Women of color (WOCs) and allies gathered in Manhattan on Tuesday night to celebrate the launch of a new political organization committed to electing more WOCs to public office.
Women of Color for Progress (WCP) aims to empower women of color “to excel, lead, represent, and be heard” as well as work towards a more transparent political system oriented towards progressive human rights.
Around 100 New Yorkers gathered at Hotel Chantelle in the Lower East Side to learn about the organization and hear speeches from some of the ten co-founders.
“We know all too well the frustration of politicians and people who create policies that don’t keep our communities in mind…We feel it first hand, the frustration of seeing politicians that don’t reflect our faces and certainly don’t reflect our values,” said Cristina Gonzalez, WCP co-founder, introducing the organization.
“We’ve heard: ‘just play by the rules’. The problem is those rules were never built for us and some of those rules were built specifically to keep us out. It is our mission to change those rules from within to include us, all of us, to change what it means to be a leader and what a leader actually looks like. To empower people to create a political system that is transparent and holds our political leaders accountable so we are empowered to speak up and represent and be heard,” she added.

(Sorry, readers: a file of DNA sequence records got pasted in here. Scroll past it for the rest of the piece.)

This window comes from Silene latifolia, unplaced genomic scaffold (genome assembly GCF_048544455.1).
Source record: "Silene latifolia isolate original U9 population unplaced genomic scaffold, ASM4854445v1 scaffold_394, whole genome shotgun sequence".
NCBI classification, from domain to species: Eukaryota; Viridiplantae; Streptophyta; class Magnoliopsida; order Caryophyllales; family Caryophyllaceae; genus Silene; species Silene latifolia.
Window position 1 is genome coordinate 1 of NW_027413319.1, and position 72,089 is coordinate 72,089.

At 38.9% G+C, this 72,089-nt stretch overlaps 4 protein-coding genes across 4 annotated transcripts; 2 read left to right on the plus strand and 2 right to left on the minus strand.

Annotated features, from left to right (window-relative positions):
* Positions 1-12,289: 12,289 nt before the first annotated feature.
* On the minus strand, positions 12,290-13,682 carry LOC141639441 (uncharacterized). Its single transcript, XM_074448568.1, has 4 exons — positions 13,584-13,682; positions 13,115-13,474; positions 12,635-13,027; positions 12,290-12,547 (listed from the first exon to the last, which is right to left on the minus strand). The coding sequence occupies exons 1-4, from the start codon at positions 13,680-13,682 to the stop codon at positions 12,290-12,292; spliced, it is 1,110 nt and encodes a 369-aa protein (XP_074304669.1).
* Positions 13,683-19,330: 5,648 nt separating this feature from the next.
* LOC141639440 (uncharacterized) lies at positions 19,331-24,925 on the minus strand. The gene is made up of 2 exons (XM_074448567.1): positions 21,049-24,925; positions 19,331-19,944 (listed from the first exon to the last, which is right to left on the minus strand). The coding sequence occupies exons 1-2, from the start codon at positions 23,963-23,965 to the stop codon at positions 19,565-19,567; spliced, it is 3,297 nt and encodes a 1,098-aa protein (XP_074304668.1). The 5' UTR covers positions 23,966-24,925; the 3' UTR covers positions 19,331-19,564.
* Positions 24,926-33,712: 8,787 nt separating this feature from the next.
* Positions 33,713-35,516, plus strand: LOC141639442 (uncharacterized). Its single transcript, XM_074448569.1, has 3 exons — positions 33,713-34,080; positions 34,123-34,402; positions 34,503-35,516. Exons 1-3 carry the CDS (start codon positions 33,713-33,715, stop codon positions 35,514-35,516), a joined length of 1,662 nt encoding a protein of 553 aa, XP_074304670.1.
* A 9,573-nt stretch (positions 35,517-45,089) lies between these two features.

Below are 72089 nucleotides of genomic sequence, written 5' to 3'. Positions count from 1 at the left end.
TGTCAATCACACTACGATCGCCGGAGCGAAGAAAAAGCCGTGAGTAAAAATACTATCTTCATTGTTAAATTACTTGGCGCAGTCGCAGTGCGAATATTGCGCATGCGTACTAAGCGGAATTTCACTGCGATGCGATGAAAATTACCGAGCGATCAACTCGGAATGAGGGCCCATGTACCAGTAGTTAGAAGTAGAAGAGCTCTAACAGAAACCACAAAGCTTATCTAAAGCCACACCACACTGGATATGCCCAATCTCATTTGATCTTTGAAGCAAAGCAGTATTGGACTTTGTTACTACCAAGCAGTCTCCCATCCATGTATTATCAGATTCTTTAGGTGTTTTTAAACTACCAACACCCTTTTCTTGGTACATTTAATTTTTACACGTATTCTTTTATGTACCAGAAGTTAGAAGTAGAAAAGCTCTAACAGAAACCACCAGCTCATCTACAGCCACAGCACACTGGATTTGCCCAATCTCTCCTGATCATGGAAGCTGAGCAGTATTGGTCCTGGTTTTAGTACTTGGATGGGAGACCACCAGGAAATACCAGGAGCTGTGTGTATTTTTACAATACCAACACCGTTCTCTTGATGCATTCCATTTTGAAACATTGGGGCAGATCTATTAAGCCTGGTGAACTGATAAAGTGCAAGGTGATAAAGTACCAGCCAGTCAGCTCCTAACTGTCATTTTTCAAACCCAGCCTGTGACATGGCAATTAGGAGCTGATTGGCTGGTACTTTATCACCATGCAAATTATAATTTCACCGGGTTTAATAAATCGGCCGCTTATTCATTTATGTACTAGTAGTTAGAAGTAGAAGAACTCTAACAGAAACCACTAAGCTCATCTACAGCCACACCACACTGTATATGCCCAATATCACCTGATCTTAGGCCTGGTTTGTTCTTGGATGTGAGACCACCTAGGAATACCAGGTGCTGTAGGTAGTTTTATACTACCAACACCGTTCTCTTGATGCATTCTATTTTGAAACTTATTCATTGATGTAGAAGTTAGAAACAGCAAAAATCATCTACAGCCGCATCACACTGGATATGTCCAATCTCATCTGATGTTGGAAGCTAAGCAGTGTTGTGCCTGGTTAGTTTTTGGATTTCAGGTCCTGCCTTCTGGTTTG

Co-founders Radhe Patel and Chand Nirankari also shared shocking statistics on how poorly represented women of color are in elected office. Currently only 7.1% of Congress are WOCs, despite making up roughly 38% of the total female US population, and there are just four sitting WOC governors in the US.
Even in New York, one of the most racially diverse states in the country, just 22% of City Council members are WOCs. However, these serving women council members pass more bills through the council than any other demographic, said Nirankari.
“When WOCs have the opportunity they get to work, and that’s why we need more us in government, in the system, because when we get that opportunity we pass legislation and that legislation works for everyone not just WOCs,” she explained.
The launch event kicks off WCP’s first ‘Week of Action’, which includes a panel discussion on Thursday March 23 entitled: “A Long Way to Go: a conversation on the hurdles women of color face when running for political office,” and a series of ‘Get Political @ Home’ informational house parties, located throughout the five boroughs on Friday, March 24.
The founding members of WCP are: Aliya Allen, Amanda Farias, Carlina Rivera, Chand Nirankari, Cristina Gonzalez, Haili Copas-Starke, Jasmine Fernandez, Karen Coronel, Princess Manuel, and Radhe Patel.
Photo Credit: Women of Color for Progress